“Speechless is when your mouth can't speech." (Junie B. Jones Loves Handsome Warren, p. 54)

When she finds out she has enough credits to graduate:

“A DIPLOMA! A DIPLOMA! I WILL LOVE A DIPLOMA!" (Junie B. Jones is a Graduation Girl p. 6)

When she gets home from college:

"IT'S ME! IT'S JUNIE B. JONES! I'M HOME FROM MY SCHOOL!" (Junie B. Jones and some Sneaky Peaky Spying p. 20)

Cover Image Credit: OrderOfBooks

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A Day In The Life Of A Socially Anxious Person

"I better lower the volume of my phone. Someone sitting next to me might hear what music I'm listening to and judge my song choice."

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According to the Anxiety and Depression Association of America (ADAA), social anxiety disorder affects 15 million adults in the United States. It is one of the most common mental illness and yet a lot of people don't know what social anxiety disorder (SAD) exactly is and have misconceptions about it. Social anxiety is often misunderstood as shyness. However, SAD goes beyond shyness. For someone with SAD, daily social interactions can be stressful to handle because of fear of negative evaluation and embarrassment.

To eliminate misunderstandings and spread awareness about SAD, here's a picture diary of what a day in the life of a socially anxious person looks like.

8:30 a.m.

"I better hurry and switch off my alarm before my roommate wakes up. I'm afraid she might hate me for waking her up this early."

12:00 p.m.

"I know the answer to this question but I'm too scared to answer. What if it is wrong and I embarrass myself in front of everyone?"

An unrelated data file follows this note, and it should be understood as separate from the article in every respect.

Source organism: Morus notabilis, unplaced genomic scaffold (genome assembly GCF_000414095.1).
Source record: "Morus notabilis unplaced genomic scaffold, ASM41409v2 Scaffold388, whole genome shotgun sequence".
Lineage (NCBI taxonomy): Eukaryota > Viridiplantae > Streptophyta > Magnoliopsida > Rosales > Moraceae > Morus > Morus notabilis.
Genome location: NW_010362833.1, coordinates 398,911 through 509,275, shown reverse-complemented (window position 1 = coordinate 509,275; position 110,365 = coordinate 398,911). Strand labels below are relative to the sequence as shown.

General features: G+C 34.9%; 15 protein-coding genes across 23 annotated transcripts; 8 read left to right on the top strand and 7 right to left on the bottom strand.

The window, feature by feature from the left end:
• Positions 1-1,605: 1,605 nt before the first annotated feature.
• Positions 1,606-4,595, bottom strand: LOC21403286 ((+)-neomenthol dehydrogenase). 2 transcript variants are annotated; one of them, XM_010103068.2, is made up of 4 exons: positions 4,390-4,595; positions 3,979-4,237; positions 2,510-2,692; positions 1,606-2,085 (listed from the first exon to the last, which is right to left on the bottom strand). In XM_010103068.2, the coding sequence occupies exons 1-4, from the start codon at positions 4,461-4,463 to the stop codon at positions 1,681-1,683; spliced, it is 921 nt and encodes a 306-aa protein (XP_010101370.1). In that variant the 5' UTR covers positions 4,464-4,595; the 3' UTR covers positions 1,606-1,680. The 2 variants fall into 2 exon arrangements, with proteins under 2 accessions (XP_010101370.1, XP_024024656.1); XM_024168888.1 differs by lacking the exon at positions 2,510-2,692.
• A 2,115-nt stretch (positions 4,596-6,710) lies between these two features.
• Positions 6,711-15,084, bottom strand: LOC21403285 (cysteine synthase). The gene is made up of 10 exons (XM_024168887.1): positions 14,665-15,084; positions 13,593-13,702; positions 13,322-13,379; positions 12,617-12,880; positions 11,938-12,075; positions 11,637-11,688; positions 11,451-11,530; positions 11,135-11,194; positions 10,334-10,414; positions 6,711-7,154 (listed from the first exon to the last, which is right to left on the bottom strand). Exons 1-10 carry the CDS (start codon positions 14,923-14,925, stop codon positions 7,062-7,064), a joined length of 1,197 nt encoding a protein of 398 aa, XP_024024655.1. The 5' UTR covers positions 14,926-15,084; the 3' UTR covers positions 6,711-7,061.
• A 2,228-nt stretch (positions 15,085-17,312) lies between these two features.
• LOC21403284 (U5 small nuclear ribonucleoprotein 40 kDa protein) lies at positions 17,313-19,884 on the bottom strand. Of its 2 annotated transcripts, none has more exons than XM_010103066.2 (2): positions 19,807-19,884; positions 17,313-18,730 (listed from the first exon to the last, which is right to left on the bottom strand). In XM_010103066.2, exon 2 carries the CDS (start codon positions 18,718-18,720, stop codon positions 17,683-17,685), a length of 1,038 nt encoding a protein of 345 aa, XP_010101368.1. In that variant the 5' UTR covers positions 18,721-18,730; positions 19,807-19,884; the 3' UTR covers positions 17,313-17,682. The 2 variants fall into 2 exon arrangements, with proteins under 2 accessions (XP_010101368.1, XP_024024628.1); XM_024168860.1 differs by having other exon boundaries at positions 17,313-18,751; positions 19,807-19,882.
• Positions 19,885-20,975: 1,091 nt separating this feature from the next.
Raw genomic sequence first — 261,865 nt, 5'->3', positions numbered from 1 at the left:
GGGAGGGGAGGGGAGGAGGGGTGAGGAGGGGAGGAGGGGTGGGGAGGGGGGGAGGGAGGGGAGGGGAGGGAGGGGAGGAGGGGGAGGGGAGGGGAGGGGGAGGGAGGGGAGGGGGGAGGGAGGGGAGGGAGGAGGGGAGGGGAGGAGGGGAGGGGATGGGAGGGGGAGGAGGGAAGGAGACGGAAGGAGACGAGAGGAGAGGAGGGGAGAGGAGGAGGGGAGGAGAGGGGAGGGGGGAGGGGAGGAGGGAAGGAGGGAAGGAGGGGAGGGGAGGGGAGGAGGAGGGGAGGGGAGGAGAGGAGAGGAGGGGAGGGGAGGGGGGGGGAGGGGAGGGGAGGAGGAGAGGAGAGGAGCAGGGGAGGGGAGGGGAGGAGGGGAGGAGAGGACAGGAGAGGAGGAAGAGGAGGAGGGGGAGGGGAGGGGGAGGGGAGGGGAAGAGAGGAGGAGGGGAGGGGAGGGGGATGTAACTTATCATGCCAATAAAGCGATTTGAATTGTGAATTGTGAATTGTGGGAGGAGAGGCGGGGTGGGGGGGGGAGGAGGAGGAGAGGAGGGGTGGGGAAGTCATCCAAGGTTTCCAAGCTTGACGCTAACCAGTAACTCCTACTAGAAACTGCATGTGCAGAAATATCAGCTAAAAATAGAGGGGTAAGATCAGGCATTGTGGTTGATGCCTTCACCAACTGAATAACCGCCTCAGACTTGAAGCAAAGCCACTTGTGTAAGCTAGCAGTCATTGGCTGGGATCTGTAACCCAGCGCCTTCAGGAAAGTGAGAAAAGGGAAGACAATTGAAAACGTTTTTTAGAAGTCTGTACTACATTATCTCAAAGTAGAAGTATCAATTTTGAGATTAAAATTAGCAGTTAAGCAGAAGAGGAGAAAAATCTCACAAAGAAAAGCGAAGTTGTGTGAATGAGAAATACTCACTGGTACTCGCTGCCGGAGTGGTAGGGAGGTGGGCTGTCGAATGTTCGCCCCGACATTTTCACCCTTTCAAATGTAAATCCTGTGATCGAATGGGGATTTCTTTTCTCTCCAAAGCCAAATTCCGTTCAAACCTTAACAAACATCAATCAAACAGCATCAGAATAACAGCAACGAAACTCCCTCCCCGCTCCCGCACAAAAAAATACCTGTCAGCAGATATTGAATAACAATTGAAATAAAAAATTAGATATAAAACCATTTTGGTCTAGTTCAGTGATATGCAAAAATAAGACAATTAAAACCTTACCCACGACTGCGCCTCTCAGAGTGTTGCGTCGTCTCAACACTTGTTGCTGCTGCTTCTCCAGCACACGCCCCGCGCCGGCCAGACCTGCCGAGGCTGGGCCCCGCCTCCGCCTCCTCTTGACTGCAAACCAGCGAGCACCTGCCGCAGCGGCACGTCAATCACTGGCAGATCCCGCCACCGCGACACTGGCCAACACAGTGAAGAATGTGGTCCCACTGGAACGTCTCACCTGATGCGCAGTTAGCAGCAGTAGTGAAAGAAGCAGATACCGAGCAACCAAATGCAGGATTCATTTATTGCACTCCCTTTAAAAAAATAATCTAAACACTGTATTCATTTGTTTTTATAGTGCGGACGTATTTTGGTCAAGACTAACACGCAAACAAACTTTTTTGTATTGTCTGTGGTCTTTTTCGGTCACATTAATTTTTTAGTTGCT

3:00 p.m.

"I better lower the volume of my phone. Someone sitting next to me might hear what music I'm listening to and judge my song choice."

5:00 p.m.

"I better keep practicing my order in my head otherwise I might stumble upon my words and make a fool of myself."

7:00 p.m.

"I am just going to delay answering this call as I'm afraid to answer the phone. I don't know who is on the other side and am not exactly sure what to say."

10:00 p.m.

"I'd rather not sleep, as if I try to, I'll be reevaluating all the embarrassing moments of my day."

Along with these thoughts, a person suffering from SAD might also experience physical symptoms like nausea, dizziness, flushing, palpitations, shortness of breath and tightness in the chest. If your day looks anything like the picture diary above and you have been experiencing physical symptoms, do not be afraid to seek help.

According to a survey conducted by ADAA, 36% of people with social anxiety disorder report experiencing symptoms for 10 or more years before seeking help. If you are someone who is suffering from SAD, always remember that there's hope. Always seek help as social anxiety disorder is treatable through medication and therapy.